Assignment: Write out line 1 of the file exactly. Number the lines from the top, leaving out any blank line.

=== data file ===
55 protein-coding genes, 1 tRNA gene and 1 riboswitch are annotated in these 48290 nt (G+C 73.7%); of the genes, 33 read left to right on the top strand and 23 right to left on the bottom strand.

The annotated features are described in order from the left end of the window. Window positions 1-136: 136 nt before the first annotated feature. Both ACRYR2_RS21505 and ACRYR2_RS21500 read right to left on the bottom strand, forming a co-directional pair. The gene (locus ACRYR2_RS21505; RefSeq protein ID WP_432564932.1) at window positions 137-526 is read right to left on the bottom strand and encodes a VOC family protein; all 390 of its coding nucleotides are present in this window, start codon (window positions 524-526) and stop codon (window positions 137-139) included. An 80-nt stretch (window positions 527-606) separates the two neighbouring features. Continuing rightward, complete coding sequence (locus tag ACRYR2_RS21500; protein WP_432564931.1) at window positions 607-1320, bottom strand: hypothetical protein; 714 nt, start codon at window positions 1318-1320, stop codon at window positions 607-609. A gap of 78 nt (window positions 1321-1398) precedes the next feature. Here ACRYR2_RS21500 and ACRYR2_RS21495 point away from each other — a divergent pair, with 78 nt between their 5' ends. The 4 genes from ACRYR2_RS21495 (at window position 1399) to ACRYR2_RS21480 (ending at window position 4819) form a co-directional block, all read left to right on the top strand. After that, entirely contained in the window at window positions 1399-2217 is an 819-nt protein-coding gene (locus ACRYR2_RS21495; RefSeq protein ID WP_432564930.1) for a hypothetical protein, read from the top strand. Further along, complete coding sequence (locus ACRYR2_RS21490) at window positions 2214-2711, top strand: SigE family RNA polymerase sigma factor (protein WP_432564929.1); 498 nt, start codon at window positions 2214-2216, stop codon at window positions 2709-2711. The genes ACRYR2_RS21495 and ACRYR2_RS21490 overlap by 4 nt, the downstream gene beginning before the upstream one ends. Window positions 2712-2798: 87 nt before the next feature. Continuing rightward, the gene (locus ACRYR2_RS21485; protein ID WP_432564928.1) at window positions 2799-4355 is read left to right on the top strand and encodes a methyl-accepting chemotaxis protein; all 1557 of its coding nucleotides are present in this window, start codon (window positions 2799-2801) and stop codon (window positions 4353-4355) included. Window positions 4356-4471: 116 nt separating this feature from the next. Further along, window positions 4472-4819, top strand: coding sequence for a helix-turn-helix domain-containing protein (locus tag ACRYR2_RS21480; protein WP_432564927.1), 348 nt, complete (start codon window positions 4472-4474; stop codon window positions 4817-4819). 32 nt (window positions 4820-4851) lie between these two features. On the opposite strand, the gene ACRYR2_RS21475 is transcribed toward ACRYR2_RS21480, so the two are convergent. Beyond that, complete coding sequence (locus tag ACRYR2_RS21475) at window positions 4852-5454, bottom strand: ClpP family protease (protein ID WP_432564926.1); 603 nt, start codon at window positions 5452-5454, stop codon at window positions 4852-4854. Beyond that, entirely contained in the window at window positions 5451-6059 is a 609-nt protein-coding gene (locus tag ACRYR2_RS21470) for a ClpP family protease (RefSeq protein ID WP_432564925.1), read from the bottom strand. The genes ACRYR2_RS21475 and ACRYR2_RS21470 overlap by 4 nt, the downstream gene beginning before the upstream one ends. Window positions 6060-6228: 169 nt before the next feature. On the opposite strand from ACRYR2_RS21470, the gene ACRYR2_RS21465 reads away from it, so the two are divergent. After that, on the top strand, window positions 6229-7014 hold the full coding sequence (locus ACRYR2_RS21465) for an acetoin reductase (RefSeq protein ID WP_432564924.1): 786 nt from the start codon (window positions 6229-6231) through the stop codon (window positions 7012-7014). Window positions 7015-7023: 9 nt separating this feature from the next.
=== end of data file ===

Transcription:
55 protein-coding genes, 1 tRNA gene and 1 riboswitch are annotated in these 48290 nt (G+C 73.7%); of the genes, 33 read left to right on the top strand and 23 right to left on the bottom strand.